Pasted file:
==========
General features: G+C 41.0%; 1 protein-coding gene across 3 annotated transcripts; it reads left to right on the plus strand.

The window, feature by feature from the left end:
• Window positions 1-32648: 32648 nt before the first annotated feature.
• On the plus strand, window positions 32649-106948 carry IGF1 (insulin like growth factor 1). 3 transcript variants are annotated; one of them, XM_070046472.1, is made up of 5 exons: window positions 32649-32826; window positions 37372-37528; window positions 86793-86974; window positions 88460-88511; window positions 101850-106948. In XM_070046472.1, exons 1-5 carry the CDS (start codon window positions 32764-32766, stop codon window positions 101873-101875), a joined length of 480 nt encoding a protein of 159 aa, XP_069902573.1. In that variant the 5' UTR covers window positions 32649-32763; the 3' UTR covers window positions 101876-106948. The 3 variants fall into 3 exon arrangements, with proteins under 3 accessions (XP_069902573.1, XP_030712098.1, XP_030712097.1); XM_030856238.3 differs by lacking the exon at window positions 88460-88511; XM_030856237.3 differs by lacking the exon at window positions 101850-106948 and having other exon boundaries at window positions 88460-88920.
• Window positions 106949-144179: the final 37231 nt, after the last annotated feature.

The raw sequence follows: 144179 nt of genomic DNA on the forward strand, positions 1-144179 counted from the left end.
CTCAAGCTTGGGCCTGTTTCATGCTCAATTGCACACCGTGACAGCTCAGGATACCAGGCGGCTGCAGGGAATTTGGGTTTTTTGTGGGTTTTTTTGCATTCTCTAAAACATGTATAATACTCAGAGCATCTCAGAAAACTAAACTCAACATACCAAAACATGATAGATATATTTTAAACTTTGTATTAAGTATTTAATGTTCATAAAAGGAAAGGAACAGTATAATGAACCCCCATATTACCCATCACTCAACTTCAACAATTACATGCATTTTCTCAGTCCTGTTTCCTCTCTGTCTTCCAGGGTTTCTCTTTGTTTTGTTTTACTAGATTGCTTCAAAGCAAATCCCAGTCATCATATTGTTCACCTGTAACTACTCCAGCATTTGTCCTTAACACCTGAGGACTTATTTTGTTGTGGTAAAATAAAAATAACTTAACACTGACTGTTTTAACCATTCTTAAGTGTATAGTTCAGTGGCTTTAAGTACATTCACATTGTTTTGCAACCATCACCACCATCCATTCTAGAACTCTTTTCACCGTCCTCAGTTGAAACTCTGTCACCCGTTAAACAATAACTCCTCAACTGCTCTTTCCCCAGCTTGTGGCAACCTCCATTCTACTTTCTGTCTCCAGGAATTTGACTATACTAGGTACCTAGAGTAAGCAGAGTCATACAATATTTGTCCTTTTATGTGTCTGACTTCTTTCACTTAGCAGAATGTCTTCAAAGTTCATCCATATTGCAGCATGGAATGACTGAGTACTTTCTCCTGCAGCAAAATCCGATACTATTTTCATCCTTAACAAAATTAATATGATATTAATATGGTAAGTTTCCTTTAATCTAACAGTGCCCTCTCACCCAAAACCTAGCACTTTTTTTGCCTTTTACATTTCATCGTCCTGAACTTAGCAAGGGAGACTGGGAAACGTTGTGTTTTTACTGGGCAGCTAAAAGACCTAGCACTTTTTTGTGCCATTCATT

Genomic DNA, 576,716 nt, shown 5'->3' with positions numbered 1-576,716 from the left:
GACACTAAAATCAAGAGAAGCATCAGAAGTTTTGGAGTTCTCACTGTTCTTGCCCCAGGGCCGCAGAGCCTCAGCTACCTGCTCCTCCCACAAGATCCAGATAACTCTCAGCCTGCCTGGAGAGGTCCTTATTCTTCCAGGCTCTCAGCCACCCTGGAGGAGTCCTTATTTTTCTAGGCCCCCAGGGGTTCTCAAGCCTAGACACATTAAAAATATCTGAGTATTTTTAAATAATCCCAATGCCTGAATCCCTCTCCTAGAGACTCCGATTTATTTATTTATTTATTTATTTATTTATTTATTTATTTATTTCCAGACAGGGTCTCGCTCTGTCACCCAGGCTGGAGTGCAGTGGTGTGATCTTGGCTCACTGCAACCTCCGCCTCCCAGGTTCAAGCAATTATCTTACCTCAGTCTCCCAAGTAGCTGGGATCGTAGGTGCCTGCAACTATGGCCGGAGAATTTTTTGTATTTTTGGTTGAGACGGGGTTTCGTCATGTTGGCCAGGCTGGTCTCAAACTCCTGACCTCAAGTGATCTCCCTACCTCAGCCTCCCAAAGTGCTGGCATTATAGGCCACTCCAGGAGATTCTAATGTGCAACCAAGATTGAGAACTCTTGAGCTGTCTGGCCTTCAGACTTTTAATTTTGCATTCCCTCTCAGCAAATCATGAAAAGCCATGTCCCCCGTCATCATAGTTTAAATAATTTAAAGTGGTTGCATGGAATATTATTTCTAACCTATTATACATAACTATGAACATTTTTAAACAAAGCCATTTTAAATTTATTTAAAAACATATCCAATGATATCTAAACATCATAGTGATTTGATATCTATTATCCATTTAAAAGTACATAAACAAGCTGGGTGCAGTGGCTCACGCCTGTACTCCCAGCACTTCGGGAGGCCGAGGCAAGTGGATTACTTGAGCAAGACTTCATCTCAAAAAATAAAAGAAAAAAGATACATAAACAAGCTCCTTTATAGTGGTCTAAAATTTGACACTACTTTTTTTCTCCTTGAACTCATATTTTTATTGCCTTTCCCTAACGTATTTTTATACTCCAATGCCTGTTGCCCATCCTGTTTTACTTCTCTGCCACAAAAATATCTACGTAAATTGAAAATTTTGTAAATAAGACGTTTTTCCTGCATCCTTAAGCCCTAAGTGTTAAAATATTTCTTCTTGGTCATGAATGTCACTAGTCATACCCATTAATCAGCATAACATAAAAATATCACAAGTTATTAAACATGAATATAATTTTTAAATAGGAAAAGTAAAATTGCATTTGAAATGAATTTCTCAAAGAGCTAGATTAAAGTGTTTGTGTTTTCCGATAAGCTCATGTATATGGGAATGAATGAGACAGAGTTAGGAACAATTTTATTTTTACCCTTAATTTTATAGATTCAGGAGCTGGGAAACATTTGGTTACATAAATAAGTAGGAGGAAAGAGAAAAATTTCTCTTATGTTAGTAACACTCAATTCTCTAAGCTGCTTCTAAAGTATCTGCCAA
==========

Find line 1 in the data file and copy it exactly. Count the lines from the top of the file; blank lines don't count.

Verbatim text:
General features: G+C 41.0%; 1 protein-coding gene across 3 annotated transcripts; it reads left to right on the plus strand.